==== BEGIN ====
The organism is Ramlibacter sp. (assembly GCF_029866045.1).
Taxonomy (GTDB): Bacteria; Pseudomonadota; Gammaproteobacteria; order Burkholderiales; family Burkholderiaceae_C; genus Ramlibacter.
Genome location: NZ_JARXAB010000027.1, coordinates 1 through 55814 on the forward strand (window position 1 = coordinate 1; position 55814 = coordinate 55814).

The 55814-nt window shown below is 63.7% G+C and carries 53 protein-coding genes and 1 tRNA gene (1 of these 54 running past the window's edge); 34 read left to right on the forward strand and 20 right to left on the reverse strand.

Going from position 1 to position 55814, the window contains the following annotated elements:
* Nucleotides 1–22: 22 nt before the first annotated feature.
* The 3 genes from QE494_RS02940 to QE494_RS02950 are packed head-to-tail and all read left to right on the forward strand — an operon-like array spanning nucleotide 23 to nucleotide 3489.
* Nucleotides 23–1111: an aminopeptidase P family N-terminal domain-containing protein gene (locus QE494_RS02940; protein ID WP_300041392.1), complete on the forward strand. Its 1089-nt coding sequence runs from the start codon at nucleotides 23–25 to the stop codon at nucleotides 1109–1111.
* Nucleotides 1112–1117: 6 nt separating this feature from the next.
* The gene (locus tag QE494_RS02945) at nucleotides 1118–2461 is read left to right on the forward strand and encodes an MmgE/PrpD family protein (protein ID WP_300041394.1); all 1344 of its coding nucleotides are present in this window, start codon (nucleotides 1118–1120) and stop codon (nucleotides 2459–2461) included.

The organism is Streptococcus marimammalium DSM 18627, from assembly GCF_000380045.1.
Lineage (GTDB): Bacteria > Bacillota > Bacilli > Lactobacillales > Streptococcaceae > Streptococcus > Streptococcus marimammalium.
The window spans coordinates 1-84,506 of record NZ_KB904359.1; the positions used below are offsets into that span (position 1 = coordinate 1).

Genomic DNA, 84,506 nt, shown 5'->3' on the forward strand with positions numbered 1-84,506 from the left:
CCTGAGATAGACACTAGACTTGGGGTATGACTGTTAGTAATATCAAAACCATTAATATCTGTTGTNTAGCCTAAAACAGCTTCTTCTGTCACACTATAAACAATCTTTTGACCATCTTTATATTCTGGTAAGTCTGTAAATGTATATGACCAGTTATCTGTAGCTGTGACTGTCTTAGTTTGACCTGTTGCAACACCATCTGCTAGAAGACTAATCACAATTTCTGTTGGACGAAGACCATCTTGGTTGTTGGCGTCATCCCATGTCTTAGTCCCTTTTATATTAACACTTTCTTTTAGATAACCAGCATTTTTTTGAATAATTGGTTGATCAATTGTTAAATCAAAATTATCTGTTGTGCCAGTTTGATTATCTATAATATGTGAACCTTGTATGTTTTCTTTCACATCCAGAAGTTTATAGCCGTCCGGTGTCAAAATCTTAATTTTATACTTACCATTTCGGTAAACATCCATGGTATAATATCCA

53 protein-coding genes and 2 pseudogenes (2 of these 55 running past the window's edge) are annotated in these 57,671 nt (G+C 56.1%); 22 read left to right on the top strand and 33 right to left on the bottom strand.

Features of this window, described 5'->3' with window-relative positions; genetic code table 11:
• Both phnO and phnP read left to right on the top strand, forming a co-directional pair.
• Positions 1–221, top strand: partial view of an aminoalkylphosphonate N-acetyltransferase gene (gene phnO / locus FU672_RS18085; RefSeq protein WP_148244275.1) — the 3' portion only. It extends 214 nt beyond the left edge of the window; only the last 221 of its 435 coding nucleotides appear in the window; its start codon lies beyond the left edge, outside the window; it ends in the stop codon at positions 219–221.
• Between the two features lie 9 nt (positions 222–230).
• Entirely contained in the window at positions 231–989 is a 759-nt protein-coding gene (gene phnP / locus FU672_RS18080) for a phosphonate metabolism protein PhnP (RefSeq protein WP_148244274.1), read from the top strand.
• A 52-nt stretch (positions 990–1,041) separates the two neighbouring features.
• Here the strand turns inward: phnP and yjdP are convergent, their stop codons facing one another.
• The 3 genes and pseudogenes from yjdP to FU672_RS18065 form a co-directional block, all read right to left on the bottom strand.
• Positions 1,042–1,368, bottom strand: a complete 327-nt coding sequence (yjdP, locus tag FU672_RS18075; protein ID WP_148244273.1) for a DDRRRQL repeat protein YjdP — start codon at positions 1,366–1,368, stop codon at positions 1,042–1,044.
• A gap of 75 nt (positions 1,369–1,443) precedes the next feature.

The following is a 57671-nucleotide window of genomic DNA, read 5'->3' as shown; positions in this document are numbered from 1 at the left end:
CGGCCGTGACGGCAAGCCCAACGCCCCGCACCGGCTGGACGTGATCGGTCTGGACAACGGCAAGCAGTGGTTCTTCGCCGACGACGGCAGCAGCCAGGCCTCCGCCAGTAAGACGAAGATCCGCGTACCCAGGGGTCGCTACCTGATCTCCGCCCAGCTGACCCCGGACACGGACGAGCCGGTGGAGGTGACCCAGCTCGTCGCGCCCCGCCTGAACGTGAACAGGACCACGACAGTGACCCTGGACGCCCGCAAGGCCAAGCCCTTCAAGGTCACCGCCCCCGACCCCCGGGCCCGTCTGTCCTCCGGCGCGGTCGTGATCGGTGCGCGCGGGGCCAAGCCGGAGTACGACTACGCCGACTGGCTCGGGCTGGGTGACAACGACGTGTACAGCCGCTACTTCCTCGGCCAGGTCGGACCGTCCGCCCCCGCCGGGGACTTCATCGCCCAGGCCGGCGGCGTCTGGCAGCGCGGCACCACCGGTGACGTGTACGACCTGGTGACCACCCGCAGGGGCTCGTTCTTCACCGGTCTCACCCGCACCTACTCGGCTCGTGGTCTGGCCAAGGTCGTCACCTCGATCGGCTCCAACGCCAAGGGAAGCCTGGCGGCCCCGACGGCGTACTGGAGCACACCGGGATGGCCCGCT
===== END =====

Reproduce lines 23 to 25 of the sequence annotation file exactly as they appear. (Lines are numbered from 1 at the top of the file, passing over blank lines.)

• Here the strand turns inward: phnP and yjdP are convergent, their stop codons facing one another.
• The 3 genes and pseudogenes from yjdP to FU672_RS18065 form a co-directional block, all read right to left on the bottom strand.
• Positions 1,042–1,368, bottom strand: a complete 327-nt coding sequence (yjdP, locus tag FU672_RS18075; protein ID WP_148244273.1) for a DDRRRQL repeat protein YjdP — start codon at positions 1,366–1,368, stop codon at positions 1,042–1,044.